26 May 2010
Could quantum dot lasers be the ideal optical source for future high-speed data communications?
Fujitsu, Fujitsu Laboratories and the University of Tokyo claim to have developed the first quantum-dot laser capable of 25 Gbps data transmission. The hope is that this new technology will be employed in next-generation high-speed data communication systems, which aim to achieve data transmission speeds of 100 Gbps, 10 times faster than what is currently used.
In order to keep pace with data transmission volumes that continue to grow larger each year, optical networks need to run faster and expand to handle higher volumes of data. Currently, 10 Gbps transmissions are the norm. However, in view of the fact that transmission speeds are continually becoming faster, 100 Gbps Ethernet is being promoted as an international standard for next-generation high-speed data communications. In turn, there is a need for laser sources that can work at these higher speeds, while only consuming low power.
Quantum well lasers have conventionally been used as optical sources for data communications. The problem facing this technology is its sensitivity to higher temperatures and the corresponding dramatic increase in power consumption.
Although offering stable operation over a range of temperatures and low power consumption, until now, the quantum dot lasers developed by Fujitsu Laboratories and the University of Tokyo had been limited to handling data transfer speeds of up to 10 Gbps.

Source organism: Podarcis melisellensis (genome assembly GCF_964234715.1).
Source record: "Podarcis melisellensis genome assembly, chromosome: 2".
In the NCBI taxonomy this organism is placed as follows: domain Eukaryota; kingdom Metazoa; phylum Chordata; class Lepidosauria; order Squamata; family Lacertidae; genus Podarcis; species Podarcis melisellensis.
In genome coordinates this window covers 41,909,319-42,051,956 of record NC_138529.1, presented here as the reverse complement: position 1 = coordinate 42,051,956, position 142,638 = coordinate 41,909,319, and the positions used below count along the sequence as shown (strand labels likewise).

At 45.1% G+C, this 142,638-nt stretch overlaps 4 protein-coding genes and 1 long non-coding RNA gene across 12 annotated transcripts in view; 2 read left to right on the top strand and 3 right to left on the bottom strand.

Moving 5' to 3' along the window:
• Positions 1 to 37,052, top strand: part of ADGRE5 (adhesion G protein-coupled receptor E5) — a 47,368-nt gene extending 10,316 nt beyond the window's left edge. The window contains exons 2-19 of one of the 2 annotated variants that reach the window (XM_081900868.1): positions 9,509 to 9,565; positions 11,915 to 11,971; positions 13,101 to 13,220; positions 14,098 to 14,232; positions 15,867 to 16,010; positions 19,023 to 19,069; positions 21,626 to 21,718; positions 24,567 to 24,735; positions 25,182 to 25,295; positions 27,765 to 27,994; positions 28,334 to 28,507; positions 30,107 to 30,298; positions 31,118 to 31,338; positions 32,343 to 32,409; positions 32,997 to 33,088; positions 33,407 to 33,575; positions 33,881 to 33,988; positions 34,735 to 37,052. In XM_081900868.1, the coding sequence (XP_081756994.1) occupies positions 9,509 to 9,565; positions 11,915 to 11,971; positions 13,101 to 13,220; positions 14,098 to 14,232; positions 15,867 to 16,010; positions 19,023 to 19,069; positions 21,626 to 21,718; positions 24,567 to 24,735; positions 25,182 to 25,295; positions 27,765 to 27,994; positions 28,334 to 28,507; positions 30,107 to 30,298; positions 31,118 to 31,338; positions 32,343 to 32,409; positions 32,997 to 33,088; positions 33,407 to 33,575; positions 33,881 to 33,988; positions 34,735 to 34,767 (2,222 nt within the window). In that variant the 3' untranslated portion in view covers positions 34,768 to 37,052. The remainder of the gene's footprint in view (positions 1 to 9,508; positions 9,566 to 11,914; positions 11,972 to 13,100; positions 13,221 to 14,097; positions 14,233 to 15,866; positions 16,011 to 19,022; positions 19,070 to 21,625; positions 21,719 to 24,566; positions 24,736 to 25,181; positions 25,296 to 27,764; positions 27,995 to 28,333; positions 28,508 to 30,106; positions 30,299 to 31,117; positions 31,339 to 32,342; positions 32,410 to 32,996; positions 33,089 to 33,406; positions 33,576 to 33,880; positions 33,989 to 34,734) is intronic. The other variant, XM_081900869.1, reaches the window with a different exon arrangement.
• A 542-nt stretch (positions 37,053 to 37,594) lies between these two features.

To increase the speed of the quantum dot lasers it was necessary to increase the laser's optical gain, a move which required an increase in the number of underlying quantum dots. New quantum dot fabrication technology was developed and applied, resulting in quantum dot lasers capable of operating at 25 Gbps.
The quantum dots were fabricated using molecular beams in a high vacuum chamber to embed In and As in GaAs. Because the atomic distance in InAs is greater than in GaAs, strain was induced in the InAs crystallized on the GaAs substrate. The strain energy can be relaxed by forming 3D crystals, in which each 3D nanocrystal functions as a single quantum dot.
By optimizing the growth conditions in which the 3D crystals are formed, a technology has been developed to double the in-plane density of the quantum dots to 6 × 1010 per 1 cm2. Technology was also developed that allows eight layers – instead of five layers – to be stacked while preserving the same high density in-plane.
This new technology has made it possible to employ temperature-stable, low-power-consuming quantum dot laser sources in a range of next-generation, high-speed communications applications. It also obviates the need for expensive packages with embedded temperature controllers, thereby helping to lower costs.
Fujitsu Laboratories and the University of Tokyo plan to refine this technology to increase its transmission distance and to confirm reliability and add that QD Laser, Inc, is also considering commercializing the result.
The researchers presented details of their development at the recent Conference on Lasers and Electro-Optics and the Quantum Electronics and Laser Science Conference (CLEO/QELC 2010).